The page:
The "Professional, Technical, Clerical, Mechanical, and Similar Occupations includes professional, semiprofessional, managerial, supervisorial, laboratory, research, technical, clerical, office work, and mechanical occupations”… [including]: accountants; agents; appraisers; artists; attendants; audio-visual technicians; bookkeepers; bundlers; bill posters; canvassers; carriers; cashiers; checkers; clerks; collectors; communications and sound technicians; compilers; copy holders; copy readers; copy writers; computer programmers and operators; demonstrators and display representatives; dispatchers; distributors; door-keepers; drafters; elevator operators; estimators; editors; graphic arts technicians; guards; guides; hosts; inspectors; installers; instructors; interviewers; investigators; librarians; laboratory workers; machine operators; mechanics; mailers; messengers; medical and dental technicians and technologists; models; nurses; packagers; photographers; porters and cleaners; process servers; printers; proof readers; salespersons and sales agents; secretaries; sign erectors; sign painters; social workers; solicitors; statisticians; stenographers; teachers; telephone, radio-telephone, telegraph and call-out operators; tellers; ticket agents; tracers; typists; vehicle operators; x-ray technicians; their assistants and other related occupations listed as professional, semiprofessional, technical, clerical, mechanical, and kindred occupations.”
What Constitutes Commissions – Your Bonus Might Be Included?
What constitutes a commission is determined by California Labor Code Sections 2751 and 204.1. Labor Code section 2751 uses the definition for commissions as Labor Code Section 204.1, which defines “commission wages” as “compensation paid to any person for services rendered in the sale of the employer’s property or services and based proportionately upon the amount or value thereof.” For a payment to be a commission it must: (1) the employee must spend at least 51% of his or her time selling a qualified product, or service, and (2) the payment must be a percentage of the sale’s price for an item or service, based on the amount or number of items / services sold by the employee, or based on some other formula, including net profits, if based in part on the employee’s sales. Employees and Employers should beware that calling a payment a bonus and setting up a bonus program that rewards employees for increasing revenues may be deemed considered "commissions." See, Areso v. Carmax, Inc., 195 Cal.App.4th 996 (2011) and see also, Muldrow v. Surrex Solutions Corp., 208 Cal.App.4th 1381 (2012). Employers should also be mindful of the California’s Labor Commissioner’s stated position on commission plans that provides earning at or near a stated or regular draw. The California Labor Commissioner's i>Enforcement Policies and Interpretations Manual, states that “[c]onsistent commission earnings below, at or near the draw, are indicative of a commission plan that is not bona fide.”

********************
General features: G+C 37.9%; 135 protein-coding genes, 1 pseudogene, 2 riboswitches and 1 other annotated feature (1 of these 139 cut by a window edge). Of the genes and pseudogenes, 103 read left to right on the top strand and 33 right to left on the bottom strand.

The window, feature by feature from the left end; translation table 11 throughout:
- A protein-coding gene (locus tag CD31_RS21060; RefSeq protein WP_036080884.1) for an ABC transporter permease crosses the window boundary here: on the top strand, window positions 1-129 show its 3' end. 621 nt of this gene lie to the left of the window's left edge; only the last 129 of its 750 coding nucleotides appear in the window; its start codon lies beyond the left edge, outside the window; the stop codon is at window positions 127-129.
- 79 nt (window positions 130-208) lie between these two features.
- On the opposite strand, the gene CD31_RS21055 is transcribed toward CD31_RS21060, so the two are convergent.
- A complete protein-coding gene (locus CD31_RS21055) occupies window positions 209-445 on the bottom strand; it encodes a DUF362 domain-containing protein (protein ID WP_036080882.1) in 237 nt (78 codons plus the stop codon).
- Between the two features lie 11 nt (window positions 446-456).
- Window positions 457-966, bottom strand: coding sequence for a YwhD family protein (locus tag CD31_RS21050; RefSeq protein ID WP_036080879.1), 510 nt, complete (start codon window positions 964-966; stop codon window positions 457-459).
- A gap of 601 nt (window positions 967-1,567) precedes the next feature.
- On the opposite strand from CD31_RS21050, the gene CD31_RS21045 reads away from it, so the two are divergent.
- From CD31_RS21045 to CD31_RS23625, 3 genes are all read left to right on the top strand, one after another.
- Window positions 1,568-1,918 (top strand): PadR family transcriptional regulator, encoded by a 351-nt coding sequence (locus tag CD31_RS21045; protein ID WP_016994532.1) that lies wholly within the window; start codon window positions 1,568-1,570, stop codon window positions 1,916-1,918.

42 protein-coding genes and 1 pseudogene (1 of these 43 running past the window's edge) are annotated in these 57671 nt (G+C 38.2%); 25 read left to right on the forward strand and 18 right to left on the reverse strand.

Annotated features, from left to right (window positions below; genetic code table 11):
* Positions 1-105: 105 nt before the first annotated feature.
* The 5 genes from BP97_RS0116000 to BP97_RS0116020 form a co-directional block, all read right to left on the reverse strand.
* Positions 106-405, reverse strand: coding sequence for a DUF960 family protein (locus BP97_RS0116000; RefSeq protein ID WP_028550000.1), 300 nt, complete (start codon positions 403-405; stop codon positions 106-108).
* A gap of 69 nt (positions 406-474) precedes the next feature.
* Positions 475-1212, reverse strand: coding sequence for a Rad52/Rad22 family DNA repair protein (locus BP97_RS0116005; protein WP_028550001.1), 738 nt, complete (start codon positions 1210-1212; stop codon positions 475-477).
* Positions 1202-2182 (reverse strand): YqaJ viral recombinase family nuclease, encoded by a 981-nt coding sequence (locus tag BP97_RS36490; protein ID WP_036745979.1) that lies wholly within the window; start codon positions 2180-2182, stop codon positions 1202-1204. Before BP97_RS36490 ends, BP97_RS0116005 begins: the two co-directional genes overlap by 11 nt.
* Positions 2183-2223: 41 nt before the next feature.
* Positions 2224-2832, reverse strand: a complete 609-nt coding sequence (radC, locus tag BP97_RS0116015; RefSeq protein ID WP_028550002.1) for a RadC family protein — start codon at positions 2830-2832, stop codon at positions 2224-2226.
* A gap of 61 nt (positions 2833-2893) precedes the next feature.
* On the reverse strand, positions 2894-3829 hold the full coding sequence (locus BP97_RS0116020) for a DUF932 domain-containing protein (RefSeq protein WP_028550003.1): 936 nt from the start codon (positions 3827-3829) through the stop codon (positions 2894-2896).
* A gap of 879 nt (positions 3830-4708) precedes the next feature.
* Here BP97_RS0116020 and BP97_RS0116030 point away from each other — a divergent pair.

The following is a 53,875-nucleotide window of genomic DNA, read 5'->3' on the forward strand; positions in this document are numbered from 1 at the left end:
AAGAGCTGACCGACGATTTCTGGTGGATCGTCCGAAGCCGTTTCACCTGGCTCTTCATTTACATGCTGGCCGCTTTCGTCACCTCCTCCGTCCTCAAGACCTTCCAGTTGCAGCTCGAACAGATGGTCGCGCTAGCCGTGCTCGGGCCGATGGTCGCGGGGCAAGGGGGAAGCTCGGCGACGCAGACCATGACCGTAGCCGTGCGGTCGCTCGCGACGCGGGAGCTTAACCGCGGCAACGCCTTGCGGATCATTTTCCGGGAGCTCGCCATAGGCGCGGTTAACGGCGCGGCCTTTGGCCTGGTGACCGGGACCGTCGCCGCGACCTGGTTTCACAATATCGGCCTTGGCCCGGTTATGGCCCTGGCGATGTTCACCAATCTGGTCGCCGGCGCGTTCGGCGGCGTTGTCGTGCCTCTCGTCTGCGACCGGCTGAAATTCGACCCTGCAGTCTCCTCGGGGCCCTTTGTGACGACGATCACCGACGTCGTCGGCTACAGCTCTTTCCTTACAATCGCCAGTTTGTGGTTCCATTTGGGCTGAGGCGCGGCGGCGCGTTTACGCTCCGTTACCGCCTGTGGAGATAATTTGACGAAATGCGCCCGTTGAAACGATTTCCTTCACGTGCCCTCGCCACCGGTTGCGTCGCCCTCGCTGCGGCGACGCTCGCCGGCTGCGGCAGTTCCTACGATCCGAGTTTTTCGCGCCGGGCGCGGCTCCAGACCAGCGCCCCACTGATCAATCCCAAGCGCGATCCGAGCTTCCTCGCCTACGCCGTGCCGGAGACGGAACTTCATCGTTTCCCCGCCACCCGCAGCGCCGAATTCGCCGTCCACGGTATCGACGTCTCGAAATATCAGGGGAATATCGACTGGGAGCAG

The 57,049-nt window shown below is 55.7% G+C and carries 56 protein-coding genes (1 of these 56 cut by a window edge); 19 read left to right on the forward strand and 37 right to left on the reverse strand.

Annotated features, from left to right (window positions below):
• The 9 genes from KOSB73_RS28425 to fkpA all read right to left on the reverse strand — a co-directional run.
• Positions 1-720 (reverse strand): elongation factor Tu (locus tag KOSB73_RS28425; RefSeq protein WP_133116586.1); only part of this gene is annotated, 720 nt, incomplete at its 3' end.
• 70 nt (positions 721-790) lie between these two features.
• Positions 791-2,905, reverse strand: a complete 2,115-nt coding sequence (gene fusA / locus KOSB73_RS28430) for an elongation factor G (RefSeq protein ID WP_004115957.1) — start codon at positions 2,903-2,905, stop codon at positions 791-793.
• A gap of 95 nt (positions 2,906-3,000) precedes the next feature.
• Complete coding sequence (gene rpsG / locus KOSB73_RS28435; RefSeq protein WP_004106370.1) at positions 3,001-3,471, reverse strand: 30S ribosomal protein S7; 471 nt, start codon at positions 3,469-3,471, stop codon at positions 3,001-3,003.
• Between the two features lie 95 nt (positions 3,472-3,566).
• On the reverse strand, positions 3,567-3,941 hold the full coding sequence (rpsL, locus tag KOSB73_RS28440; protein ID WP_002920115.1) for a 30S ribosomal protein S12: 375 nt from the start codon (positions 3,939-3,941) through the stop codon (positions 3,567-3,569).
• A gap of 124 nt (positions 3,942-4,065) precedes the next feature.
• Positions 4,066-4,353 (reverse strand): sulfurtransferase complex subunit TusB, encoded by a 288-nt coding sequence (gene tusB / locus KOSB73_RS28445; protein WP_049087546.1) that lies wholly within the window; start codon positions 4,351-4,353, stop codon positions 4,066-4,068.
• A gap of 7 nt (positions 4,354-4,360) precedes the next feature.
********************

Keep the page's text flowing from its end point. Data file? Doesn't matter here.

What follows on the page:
Tags: commission, overtime pay
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Disclaimer: The information presented on this web site was prepared by Melissa C. Marsh for general informational purposes only and does not constitute legal advice. The information provided in my articles and alerts should not be relied upon, or used as a substitute for professional legal advice from an attorney you retain to advise or represent you. Your use of this Internet site does not create an attorney- client relationship. Transmission of this article is not intended to create, and receipt of it does not constitute, an attorney-client relationship. All uses of the contents of this site, other than personal uses, are prohibited. You may print or email a copy of any information posted on this web site for your own personal, non-commercial, use, but you may not publish any of the articles or posts on this web site without the Express Written Permission of Melissa C. Marsh.
Located in Los Angeles, California, the Law Office of Melissa C. Marsh handles business law and corporation law matters as a lawyer for clients throughout Los Angeles including Burbank, Sherman Oaks, Studio City, Valley Village, North Hollywood, Woodland Hills, Hollywood, West LA as well as Riverside County, San Fernando, Ventura County, and Santa Clarita. Attorney Melissa C. Marsh has considerable experience handling business matters both nationally and internationally. We routinely assist our clients with incorporation, forming a California corporation, forming a California llc, partnership, annual minutes, shareholder meetings, director meetings, getting a taxpayer ID number (EIN), buying a business, selling a business, commercial lease review, employee disputes, independent contractors, construction, and personal matters such as preparing a will, living trust, power of attorney, health care directive, and more.